I’m sure you’re now well aware that Labour gave done pretty well in the local elections. Elected mayors have been decisively rejected in most of the towns and cities that have held referenda on having them (I hope you’re choking on it, Siôn Simon) and in my city, Birmingham, the Tory/Liberal coalition has been swept aside and Labour have won a stunning majority.
Which is all great. Obviously it’s a bit of a pisser Boris looking like he’s won in London but you can’t extrapolate anything from the result other than the cockneys foolish adoration for a man with a shtick that masks one of the most ruthless (and right-wing) operators in mainstream British politics. More fool them.
The issue, of course, is what now?
I’m going to dwell on one example tonight, Liverpool, to try and drag out a few of the issues.
Council leader Joe Anderson won the mayoral election in convincing fashion, with nearly 60% of the vote. The Tories came seventh, a pretty brutal demonstration of how insignificant they are in most northern working class areas. They were even beaten by Tony Mulhearn (who was standing for the Trade Union and Socialist Coalition), the former Militant councillor and prominent leader of the Tendency in their 80s showdown with the Thatcher government. Mulhearn managed about 5% from what was essentially a standing start, which all things considered isn’t that bad and shows that an explicitly anti-cuts message has an audience. Labour Party take note.
Unlike other areas the council decided to make the change without consulting the people in a referendum, which is a shocking affront to democracy if you ask me. Clearly they were scared of the result, and Anderson has secured an extra £130 million of central government funding in return for stitching things up.
(Which of course illustrates that there is government money available when it suits them to make it available, and that the politics of austerity is a complete lie.)
Anyway, leaving one of my many ideological obsessions aside, Anderson made the following comment at the count:
“The people of Liverpool have spoken democratically……they have rejected the Conservatives and Liberal Democrats, they have given their trust to the Labour party.”
Considering turnout was 31% it is hardly a ringing endorsement of Anderson, Labour and the much-vaunted mayoral system, which I’m sure you remember we were told would rejuvenate local politics, is it? Getting around 17-18% of the total electorate to vote for you hardly represents a great mandate, especially when you consider the turnout in local elections in Liverpool in the 80s, when the Militant were in their pomp.
Which conveniently leads me on to my other point. The Guardian report makes this rather biased observation:
The result marks a clear political shift in the political make-up of the city, with Tony Mulhearn, who along with Derek Hatton led the city’s resistance to Margaret Thatcher, and stood under the Trade Union and Socialist Coalition banner, getting less than 5% of the vote. In an interview with the Guardian, Anderson stressed how he aimed to bring more private investment into Liverpool.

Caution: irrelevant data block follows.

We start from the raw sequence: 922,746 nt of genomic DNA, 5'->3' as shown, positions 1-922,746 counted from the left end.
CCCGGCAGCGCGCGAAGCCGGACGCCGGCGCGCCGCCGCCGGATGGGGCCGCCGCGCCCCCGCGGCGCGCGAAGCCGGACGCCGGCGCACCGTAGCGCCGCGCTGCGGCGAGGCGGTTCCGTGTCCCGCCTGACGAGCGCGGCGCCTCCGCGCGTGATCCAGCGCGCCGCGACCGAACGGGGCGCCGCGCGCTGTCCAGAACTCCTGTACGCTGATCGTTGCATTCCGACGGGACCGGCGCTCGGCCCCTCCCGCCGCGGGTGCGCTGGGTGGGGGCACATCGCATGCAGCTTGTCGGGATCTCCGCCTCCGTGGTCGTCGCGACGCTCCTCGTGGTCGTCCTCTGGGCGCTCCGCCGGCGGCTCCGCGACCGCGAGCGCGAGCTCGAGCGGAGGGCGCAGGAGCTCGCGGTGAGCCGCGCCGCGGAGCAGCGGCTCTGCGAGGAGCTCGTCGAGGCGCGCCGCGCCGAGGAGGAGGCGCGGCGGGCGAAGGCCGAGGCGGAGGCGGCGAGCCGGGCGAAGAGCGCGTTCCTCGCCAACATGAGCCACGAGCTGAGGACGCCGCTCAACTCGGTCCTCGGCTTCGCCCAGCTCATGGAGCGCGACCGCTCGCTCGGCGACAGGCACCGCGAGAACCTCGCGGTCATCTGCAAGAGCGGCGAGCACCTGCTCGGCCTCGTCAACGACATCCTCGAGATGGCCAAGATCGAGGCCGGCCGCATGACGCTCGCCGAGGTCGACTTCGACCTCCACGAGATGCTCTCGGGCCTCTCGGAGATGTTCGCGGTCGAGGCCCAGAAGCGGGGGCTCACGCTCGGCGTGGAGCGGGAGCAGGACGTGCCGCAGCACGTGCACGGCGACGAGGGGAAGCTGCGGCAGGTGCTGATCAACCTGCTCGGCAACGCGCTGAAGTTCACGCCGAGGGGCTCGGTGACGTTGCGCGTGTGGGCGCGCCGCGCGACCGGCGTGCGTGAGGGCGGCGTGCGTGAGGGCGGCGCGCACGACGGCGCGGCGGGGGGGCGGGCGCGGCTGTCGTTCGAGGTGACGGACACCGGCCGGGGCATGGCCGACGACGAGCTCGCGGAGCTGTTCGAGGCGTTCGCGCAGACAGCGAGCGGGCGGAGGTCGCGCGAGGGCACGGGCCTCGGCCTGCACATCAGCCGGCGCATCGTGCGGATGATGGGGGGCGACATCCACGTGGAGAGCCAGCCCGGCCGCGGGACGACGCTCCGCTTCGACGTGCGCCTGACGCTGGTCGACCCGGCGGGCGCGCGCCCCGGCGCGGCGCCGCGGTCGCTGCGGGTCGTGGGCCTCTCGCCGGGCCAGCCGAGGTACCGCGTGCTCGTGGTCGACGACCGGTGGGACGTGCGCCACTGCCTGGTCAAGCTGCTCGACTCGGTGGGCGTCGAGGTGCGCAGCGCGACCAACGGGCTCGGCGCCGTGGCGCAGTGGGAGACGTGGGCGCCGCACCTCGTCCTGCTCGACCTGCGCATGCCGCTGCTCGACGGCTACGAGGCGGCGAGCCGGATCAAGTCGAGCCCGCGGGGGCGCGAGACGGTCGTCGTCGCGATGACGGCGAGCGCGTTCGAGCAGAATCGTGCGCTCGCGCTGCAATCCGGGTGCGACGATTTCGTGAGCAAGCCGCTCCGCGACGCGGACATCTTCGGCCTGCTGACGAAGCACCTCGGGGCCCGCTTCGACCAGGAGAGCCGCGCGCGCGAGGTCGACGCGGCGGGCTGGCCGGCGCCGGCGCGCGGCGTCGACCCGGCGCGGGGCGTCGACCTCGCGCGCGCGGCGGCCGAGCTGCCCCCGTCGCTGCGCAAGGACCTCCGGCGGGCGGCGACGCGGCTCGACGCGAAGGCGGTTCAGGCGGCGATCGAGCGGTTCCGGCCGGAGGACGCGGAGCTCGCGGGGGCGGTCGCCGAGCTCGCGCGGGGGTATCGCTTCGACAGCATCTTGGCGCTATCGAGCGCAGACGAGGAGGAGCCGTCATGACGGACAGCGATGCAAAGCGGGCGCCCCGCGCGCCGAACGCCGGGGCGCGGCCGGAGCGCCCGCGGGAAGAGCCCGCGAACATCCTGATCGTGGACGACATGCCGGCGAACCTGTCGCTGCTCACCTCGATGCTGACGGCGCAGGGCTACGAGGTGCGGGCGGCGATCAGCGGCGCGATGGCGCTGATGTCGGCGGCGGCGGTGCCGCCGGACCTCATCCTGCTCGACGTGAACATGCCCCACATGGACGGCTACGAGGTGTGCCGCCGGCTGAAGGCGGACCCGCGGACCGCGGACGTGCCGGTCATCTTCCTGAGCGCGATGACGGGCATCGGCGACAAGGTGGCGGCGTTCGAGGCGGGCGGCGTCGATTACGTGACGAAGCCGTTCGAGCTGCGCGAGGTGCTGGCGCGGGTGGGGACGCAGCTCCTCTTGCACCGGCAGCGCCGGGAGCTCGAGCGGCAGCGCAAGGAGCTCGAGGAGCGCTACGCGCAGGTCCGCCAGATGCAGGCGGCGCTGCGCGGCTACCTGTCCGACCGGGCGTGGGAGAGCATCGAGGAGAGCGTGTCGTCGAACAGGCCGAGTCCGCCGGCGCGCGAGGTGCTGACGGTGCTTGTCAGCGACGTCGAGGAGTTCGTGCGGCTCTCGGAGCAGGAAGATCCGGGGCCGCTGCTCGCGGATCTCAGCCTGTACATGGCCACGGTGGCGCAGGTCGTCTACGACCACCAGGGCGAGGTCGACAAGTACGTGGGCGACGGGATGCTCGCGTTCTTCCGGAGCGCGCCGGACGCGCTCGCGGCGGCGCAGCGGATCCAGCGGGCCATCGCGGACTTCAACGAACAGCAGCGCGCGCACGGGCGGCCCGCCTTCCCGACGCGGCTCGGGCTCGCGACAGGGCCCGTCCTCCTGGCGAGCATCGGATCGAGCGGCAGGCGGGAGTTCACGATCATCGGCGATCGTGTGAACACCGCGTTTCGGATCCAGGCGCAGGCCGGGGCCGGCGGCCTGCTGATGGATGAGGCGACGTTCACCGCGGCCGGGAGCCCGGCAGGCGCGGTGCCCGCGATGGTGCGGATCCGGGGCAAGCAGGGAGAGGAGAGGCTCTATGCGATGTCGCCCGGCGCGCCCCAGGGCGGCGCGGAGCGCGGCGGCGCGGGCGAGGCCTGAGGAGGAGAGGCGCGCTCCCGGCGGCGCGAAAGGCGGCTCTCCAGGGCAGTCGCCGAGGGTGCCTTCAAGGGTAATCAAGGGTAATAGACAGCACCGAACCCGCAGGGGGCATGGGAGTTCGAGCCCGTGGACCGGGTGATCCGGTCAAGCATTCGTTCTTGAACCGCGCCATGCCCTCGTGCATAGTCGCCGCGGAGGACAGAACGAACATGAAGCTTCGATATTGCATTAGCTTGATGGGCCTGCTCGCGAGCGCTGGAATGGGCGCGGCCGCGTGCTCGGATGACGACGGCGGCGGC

Considering the Militant have been out of power for well over 20 years, that is a bit of a delayed political shift. Militant were also operating inside the Labour Party, which as you can see won handsomely. So I’m not sure what point the writer of the piece is trying to make. Mulhearn was essentially running as an independent, is 73 years old, with no money, no party machine behind him, an extremely hostile media in the pocket of Anderson, direct electoral competition from the Greens, Anderson ran scared and refused to debate with him and in any case Mulhearn had only announced his candidacy quite recently. I’m sure that the author is trying in a roundabout way to say that socialism is dead, but I’m not quite sure how she reaches that conclusion on the evidence put in front of her. In fact he has done pretty well, all things considered.
Joe Anderson, social democratic representative of the Liverpool working class, appears to agree with this ‘socialism is dead’ thesis as well though:
“One of the things that is very, very clear to me is that funding for local authorities, for cities, is never going to be the same again……therefore local authorities have to do things differently. We have to be entrepreneurial as well, working with the private sector to create new jobs.”
Anderson’s focus is on attracting private investment because the state will no longer support municipalities in the way they did in years gone by. Why they won’t and what has forced this dramatic change isn’t discussed, it’s just a ‘reality’. We just need to be good little boys and girls and accept what we are told by those in Whitehall, however self-evidently spurious or downright dishonest it is, and trying to change that ‘reality’ is an impossibility, naturally.
And I don’t know about you, but I get shivers down my spine when I hear the word ‘entrepreneurial.’
A pretty pessimistic version of events. Austerity is permanent. Councils will have to have make cuts to make ends meet. The future lies in the private sector. Thatcherism is triumphant. Which is kind of funny when you think about it as Thatcherism royally fucked up Britain and Liverpool in particular.
Considering Liverpool councillors were handed £130 million to subvert the democratic process, how can they honestly argue that money isn’t available? Anderson’s supposed ‘pragmatism’ is just code for a pro-business agenda.
And this point goes to the heart of the situation we are now in. Labour have control of huge swathes of councils that yesterday they didn’t. But they will face the same budgetary constraints as Tory administrations and will be faced with a choice.
Will they cut or will they fight?
On the evidence of what happened in Liverpool, I think we may already know the answer.
All things considered, if I was a scouser I would have been sorely tempted to vote for Tony Mulhearn………